For the locals, this time of the year is a totally big deal, and they celebrate by holding picnics and parties ("hanami") right underneath the blooming trees. Personally, i find it a bit strange to party underneath a tree; but for the Japanese, the short blooming season symbolizes the ephemeral nature of life.
As Chef Homaro Cantu wrote in the Huffington Post last year:
"The significance of the cherry blossom tree in Japanese culture goes back hundreds of years. In their country, the cherry blossom represents the fragility and the beauty of life. It's a reminder that life is almost overwhelmingly beautiful but that it is also tragically short. When the cherry blossom trees bloom for a short time each year in brilliant force, they serve as a visual reminder of how precious and how precarious life is."
We were rather fortunate to catch the tail end of the season. Some selective sightings, such as this one below - at the grounds of Kiyomizu Temple in Kyoto.
Of course, sakura-flavored food items are never far behind. This cherry blossom cream puff (found along the shopping road going to Kiyomizu Temple) was a winner! :D
Upon first bite, i tasted its light, strawberry-like flavor. The cool, refreshing filling contrasted well with the crunchy crust, and i gobbled it up in no time at all.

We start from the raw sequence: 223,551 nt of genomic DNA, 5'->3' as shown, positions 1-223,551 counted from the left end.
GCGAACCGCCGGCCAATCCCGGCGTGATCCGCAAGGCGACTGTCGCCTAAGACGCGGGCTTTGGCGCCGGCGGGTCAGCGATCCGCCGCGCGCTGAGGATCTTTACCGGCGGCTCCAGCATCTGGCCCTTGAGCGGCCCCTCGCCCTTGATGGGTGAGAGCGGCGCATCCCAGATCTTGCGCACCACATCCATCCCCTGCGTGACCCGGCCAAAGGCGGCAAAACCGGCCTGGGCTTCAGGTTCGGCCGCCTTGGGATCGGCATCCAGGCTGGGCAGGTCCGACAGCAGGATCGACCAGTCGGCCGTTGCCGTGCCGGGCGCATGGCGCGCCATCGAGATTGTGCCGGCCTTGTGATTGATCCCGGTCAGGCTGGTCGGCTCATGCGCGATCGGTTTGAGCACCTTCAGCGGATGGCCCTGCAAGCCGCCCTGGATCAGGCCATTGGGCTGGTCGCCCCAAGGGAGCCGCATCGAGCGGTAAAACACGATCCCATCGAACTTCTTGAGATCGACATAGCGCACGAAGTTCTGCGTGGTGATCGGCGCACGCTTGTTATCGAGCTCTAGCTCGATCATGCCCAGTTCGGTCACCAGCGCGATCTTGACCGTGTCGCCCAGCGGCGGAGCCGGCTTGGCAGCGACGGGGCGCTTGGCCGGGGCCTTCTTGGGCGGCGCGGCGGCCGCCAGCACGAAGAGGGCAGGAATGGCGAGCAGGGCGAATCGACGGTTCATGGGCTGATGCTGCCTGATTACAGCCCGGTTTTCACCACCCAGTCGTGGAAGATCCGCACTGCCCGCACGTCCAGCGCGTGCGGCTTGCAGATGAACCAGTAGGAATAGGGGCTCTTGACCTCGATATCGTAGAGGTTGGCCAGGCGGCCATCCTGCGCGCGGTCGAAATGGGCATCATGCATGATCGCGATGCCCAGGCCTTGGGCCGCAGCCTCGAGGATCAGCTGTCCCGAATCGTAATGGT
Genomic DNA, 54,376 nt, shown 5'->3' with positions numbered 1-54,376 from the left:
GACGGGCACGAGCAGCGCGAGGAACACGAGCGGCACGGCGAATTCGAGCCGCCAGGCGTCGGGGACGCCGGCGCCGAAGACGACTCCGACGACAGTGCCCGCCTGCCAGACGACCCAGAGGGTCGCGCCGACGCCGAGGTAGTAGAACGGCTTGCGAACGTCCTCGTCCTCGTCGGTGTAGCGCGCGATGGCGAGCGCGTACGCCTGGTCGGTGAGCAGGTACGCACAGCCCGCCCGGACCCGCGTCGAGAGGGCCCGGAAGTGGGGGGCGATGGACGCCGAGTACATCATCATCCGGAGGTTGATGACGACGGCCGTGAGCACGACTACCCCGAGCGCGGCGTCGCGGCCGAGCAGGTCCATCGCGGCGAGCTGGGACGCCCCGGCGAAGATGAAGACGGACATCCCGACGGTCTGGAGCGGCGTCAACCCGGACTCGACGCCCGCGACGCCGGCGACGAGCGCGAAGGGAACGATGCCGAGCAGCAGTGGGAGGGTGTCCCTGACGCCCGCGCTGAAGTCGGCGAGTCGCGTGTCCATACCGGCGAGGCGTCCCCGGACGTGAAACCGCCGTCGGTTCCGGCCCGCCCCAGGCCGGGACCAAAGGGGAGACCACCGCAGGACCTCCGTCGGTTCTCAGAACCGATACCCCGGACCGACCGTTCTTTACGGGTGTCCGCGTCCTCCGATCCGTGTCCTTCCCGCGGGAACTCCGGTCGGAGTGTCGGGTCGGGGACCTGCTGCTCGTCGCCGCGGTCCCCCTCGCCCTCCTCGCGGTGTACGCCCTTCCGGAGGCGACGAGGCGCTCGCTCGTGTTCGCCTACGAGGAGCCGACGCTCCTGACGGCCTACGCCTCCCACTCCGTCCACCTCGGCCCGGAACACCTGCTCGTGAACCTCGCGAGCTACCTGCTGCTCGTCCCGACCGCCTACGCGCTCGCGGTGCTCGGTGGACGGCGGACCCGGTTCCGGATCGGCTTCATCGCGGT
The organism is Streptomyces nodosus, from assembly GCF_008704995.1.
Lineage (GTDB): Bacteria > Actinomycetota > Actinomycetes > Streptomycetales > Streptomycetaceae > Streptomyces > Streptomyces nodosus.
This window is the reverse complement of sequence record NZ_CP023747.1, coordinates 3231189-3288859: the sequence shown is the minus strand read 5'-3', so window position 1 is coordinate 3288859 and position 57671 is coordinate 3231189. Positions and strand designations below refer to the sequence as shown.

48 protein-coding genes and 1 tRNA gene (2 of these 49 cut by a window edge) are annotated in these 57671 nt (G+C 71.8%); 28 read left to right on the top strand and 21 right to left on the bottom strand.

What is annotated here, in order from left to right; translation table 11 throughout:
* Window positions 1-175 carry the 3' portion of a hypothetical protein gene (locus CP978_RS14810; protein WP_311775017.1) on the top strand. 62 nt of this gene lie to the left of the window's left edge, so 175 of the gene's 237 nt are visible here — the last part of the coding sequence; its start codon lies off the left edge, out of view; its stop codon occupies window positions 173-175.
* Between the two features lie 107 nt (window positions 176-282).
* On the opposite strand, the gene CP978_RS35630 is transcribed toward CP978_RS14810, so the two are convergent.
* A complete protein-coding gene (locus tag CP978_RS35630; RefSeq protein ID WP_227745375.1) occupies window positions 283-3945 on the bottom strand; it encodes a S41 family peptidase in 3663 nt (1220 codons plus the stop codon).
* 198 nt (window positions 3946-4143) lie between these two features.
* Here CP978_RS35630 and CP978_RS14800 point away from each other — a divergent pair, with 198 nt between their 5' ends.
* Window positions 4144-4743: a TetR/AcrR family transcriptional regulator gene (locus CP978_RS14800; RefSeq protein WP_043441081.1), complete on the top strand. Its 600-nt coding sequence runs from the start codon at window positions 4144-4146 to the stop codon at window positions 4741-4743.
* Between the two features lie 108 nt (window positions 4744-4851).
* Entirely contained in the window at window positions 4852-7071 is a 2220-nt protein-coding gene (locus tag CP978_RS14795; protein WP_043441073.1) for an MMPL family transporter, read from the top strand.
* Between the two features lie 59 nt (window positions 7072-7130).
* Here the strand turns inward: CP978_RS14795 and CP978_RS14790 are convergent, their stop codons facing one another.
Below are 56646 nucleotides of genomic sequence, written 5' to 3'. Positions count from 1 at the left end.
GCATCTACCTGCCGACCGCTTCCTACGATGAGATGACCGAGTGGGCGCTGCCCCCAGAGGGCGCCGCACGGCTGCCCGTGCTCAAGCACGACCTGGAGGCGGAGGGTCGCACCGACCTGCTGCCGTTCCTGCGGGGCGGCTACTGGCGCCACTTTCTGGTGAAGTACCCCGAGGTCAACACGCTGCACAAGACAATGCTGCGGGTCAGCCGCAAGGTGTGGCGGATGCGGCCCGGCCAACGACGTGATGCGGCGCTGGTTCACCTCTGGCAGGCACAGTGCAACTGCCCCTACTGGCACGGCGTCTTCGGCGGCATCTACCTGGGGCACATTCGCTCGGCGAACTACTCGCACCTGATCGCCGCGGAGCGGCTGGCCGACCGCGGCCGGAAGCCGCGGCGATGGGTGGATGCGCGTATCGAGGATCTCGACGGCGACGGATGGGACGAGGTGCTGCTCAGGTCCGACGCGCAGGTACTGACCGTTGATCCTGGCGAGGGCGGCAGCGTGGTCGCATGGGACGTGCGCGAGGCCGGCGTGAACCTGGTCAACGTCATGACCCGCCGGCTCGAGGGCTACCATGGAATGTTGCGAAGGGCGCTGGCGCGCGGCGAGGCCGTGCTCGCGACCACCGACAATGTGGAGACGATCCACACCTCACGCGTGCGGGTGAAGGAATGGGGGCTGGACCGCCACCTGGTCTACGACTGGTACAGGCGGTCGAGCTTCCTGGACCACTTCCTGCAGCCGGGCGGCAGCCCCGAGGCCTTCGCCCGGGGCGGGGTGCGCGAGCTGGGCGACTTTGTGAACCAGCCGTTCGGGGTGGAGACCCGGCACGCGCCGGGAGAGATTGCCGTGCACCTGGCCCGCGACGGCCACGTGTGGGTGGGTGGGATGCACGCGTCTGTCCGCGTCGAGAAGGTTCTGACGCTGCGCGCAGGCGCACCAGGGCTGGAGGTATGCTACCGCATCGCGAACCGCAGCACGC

Here's a scoop of sakura ice cream i tasted in Tokyo. Not quite as flavourful as the cream puff, but it provided a welcome respite from the burning noontime sun.
Pretty expensive at 258 Yen, but it was good.
Ah, going back to the cherry blossoms. Here's a tip: In Osaka, the Mint Bureau opens its garden (with more than 300 cherry trees, mostly of the later-blooming varieties) for free public viewing for one week each year.
After our sushi breakfast at Tsukiji Market (check my previous blog post), i decided to go to the Imperial Palace Gardens and see if there were still any sakura to be found.
Fortunately, yes! This photo below shows locals, most of whom seemed to be working folks, enjoying their noon time break underneath the cherry trees.
Here's a closer view of one of the few remaining sakura in bloom:
Lovely, isn't it? Just sitting and taking in the view and chatting with friends and watching the world go by. Why not?
And here's a close-up view of this Japanese salary man, who has truly taken to heart the ephemeral nature of life and has chosen to appreciate the sakura in the best way possible. Watashi wa suki des! :D
(Check www.japan-guide.com for their published Cherry Blossom Reports)